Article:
SSR 64-32: SECTION 223(a). -- DISABILITY -- POSSIBLE CESSATION -- SELF-EMPLOYMENT
20 CFR 404.1534 and 404.1539
- A 51-year-old former U.S. Air Force flight officer was found entitled to disability insurance benefits because of advanced, chronic, and progressive multiple sclerosis. Subsequently he received training and was able to earn limited amounts as a self-employed commission representative for an investment firm selling securities on commission and advising potential investors about securities. Even with the aid of his wife, he has been able to earn not over $800 per year after deducting business expenses of about $300. His physical condition is continuing to grow worse, limiting his activity to not more than 20 hours per week and seriously affecting his ability to deal effectively with business contacts. Held, his work activity does not demonstrate that he has regained the ability to engage in substantial gainful activity; therefore, his disability has not ceased and his entitlement to disability insurance benefits is not terminated.
P, a former U.S. Air Force training flight officer, has been receiving disability insurance benefits. He was found to be under a disability beginning July 1960, when at age 51, he was medically discharged from military service because of advanced, chronic, and progressive multiple sclerosis.
During the 5 years before his discharge, P's physical condition had continuously grown worse so that by July 1960 he had ataxia (failure of muscular coordination) and partial paralysis of all four limbs which was more severe in his lower limbs. He became considerably fatigued after walking about a block. He suffered partial urinary and bowel incontinence; diminution of hearing bilaterally; diplopia (seeing a single object as two); some difficulty in thinking and formulating sentences as well as occasional slurring of words; and scattered sensory defects.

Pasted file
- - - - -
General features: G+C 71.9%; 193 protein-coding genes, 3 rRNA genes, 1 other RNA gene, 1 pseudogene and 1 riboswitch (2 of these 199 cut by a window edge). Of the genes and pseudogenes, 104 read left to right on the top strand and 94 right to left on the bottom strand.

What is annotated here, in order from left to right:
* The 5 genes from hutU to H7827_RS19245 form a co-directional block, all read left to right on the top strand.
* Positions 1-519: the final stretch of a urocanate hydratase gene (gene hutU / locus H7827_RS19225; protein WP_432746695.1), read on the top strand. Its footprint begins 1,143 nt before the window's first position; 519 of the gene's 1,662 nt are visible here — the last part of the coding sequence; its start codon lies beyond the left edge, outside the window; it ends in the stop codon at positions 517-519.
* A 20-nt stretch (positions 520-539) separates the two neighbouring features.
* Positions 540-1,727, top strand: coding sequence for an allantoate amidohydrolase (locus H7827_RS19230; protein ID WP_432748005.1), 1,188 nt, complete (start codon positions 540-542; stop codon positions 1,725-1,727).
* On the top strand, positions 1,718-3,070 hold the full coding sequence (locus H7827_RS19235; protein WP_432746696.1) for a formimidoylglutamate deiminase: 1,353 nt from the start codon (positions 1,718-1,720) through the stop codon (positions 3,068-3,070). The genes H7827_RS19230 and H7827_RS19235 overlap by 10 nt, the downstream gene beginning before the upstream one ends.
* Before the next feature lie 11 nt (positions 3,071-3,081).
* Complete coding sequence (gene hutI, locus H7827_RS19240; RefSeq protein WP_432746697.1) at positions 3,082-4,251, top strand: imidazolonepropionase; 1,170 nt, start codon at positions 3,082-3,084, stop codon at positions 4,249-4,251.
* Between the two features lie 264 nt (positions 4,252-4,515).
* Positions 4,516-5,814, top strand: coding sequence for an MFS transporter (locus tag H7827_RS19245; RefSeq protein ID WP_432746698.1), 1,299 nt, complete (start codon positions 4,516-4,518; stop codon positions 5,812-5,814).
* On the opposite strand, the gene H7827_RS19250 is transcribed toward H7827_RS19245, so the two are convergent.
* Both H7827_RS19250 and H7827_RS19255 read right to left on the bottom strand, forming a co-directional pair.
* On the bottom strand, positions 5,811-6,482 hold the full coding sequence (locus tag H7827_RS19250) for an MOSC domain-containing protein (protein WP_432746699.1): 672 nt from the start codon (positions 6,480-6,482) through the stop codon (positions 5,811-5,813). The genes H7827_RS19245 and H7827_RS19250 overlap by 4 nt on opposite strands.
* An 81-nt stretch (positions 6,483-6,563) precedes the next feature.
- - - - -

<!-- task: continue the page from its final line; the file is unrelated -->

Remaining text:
Subsequently, P took a 6-week training course in investment counseling through the auspices of a State vocational rehabilitation agency. In March 1961, he became self-employed as a commission representative, selling mutual fund securities on commission for an investment brokerage firm and advising potential investors about securities. He works not more than 20 hours a week, at greatly reduced efficiency, and is able to adjust his working arrangements to his functional limitations. He is never able to work longer than about 4 hours a day, because he tires easily, his impairments seriously impede and restrict his work, and he must undergo daily physical therapy as part of his medical management. His net income, after deducting telephone, travel, and miscellaneous business expenses of about $300 a year, has not exceeded $800 annually. Work activity consists of making contacts by telephone and seeing two or three securities investment prospects or clients per day. Whenever possible, he has them come to his home. Occasionally, his wife drives him short distances to meet business contacts. She also does certain required clerical work, e.g., writing or typing, which he cannot do himself. She receives no pay for her services. P's condition has been slowly deteriorating, and his doctor has advised him not to overexert himself. He is expending maximum effort to continue his work activity and maintain a feeling of usefulness.
The issue in this case is whether P's disability has ceased, thereby requiring termination of his disability insurance benefits under section 223(a) of the Act.